The Tapestry of Black Business Ownership in America: Untapped Opportunities for Success

Executive Summary

As of the latest census data release, there were 2.58 million Black-owned businesses in the United States, generating $150 billion in annual revenue and supporting 3.56 million U.S. jobs. In fact, there is a long history of entrepreneurship among Black Americans going back to the earliest days of this country and continuing via waves of immigration from the Caribbean in the 1900s and from Africa more recently, as well as from other countries.

Black business owners are wealthier than their peers who do not own businesses, and business ownership creates new wealth faster compared to wage employment. At the same time, small businesses tend to hire from the community, creating jobs for neighborhood residents. Therefore, opportunities for Black entrepreneurs to succeed are critical for economic empowerment in Black communities, where currently there is virtually zero liquid wealth, coupled with higher than average rates of unemployment.

Black-owned businesses in America lag behind other firms in the United States and have done so for decades. There are fewer Black business owners than we might expect given the population size; businesses that do exist have fewer employees than nonminority firms; and revenues are much smaller for Black-owned firms, even when comparing the same industries. Some have suggested this reality stems from a cultural context that includes lack of interest in self-employment, but AEO’s research dispels this myth and confirms that the entrepreneurial spirit remains robust in the Black community. In fact, Black business owners are similar to other business owners in terms of vision, passion, and a desire for economic independence. In this report, we assert instead that the interplay of three major persistent barriers is impeding the establishment and growth of Black-owned firms. These are: the Wealth Gap, the Credit Gap, and the Trust Gap. This paper frames these obstacles, which must be considered and solved for in order to unleash the potential economic power of Black-owned businesses in the United States.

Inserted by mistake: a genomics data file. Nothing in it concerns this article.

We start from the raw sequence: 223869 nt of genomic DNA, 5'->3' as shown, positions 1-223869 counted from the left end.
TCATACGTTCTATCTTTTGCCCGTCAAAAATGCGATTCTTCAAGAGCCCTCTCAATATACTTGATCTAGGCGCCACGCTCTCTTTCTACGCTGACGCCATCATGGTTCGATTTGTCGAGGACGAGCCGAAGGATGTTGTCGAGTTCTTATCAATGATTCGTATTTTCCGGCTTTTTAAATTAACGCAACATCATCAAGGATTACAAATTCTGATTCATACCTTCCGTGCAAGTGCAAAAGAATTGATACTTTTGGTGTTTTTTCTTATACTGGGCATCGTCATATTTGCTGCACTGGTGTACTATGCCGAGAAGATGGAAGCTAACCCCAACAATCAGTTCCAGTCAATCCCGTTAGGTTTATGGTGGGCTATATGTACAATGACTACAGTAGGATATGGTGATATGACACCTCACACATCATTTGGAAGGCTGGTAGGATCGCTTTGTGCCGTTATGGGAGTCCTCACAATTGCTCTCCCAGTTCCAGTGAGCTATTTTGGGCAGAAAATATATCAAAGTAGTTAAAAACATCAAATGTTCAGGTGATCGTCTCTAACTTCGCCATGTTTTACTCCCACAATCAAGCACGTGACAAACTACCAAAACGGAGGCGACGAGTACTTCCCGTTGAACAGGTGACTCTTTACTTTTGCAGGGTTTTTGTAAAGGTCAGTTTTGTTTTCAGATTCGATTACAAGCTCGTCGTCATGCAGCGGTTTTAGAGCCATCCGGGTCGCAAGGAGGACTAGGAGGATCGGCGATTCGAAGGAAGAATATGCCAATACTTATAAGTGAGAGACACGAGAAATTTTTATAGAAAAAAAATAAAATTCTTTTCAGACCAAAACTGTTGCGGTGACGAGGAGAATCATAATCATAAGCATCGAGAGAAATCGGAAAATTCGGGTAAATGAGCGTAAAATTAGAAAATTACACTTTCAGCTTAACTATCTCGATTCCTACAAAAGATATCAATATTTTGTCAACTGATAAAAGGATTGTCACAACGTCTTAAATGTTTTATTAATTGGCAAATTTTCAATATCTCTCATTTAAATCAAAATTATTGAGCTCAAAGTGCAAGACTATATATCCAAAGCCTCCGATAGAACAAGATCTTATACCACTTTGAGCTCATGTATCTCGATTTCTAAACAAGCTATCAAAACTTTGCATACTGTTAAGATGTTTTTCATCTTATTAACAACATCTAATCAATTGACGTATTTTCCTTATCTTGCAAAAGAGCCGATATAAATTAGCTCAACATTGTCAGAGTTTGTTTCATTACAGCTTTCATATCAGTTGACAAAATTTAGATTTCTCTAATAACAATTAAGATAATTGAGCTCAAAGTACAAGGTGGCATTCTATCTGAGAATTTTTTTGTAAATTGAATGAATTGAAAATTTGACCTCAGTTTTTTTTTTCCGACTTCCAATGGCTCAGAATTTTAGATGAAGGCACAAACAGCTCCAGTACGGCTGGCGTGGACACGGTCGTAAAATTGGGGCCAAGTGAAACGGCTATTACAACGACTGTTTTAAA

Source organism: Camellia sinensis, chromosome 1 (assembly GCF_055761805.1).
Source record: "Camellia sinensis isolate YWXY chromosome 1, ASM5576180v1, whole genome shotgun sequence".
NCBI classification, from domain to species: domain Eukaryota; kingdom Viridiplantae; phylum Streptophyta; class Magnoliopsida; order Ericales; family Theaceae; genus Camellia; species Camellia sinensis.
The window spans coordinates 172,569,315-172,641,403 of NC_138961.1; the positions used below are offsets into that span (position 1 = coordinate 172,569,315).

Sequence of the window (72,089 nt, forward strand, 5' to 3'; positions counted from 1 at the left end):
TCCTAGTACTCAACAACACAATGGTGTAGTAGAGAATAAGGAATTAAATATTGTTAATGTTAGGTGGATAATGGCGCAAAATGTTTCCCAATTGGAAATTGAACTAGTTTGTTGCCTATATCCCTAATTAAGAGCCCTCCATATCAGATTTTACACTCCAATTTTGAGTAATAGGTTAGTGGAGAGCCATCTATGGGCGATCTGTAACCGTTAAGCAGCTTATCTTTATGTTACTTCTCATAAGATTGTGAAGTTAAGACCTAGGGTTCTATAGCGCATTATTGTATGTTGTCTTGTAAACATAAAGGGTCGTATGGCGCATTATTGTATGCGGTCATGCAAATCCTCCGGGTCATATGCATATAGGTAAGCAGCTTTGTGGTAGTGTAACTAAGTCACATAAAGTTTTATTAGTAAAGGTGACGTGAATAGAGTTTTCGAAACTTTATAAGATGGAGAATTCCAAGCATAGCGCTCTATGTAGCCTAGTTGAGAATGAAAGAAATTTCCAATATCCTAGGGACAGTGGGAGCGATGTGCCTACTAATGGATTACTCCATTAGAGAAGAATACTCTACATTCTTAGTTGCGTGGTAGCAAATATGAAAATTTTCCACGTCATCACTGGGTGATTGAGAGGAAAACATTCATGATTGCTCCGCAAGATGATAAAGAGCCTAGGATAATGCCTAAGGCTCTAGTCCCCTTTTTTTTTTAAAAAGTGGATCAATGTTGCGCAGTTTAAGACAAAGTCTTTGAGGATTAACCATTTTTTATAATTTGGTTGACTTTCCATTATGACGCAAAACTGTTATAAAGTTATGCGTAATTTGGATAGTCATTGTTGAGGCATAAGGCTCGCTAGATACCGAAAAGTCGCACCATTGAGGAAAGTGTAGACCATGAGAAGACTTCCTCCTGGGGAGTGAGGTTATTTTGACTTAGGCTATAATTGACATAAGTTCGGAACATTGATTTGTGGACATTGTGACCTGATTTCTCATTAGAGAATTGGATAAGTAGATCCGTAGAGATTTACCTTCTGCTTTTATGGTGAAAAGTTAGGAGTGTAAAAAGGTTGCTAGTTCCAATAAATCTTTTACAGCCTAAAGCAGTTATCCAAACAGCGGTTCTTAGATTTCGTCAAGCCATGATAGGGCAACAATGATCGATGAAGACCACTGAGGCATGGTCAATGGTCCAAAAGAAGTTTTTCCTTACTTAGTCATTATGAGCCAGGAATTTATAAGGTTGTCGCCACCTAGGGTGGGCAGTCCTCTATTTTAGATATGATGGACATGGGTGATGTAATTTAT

It is well documented that Black households in the United States possess on average about one-tenth the median net worth of White households. This wealth gap is perpetuated by a cycle of little to no intergenerational wealth transfer among Black Americans to their children, especially U.S.-born Blacks. Consequently, home ownership and other asset-building activities are suppressed, the ability to locate into higher-quality school systems is thwarted, and fewer people receive postsecondary educations. Limited credentials in turn narrow work opportunities and result in high unemployment figures relative to the rest of the country. Also contributing to the wealth gap was the exclusion of many Black Americans from wealth-building government-sponsored programs that benefited nonminorities during the postwar era. When large groups of people have few opportunities for economic livelihood, the entire economy suffers: our government must spend tax money for supports, and potential consumers have little to no discretionary income.

In order to break this cycle of low wealth, new economic opportunities must be created. One important route is through business ownership. Our research has shown that the median net worth for Black business owners is 12 times higher than Black nonbusiness owners. Further, it is not because they started out wealthier. The analysis also considered people who had never been self-employed and compared wealth levels in the future between those who started a business and those who did not. The business owners grew their wealth more, and grew it faster. Starting a sustainable and healthy business is a viable and critical pathway to breaking the cycle of low wealth.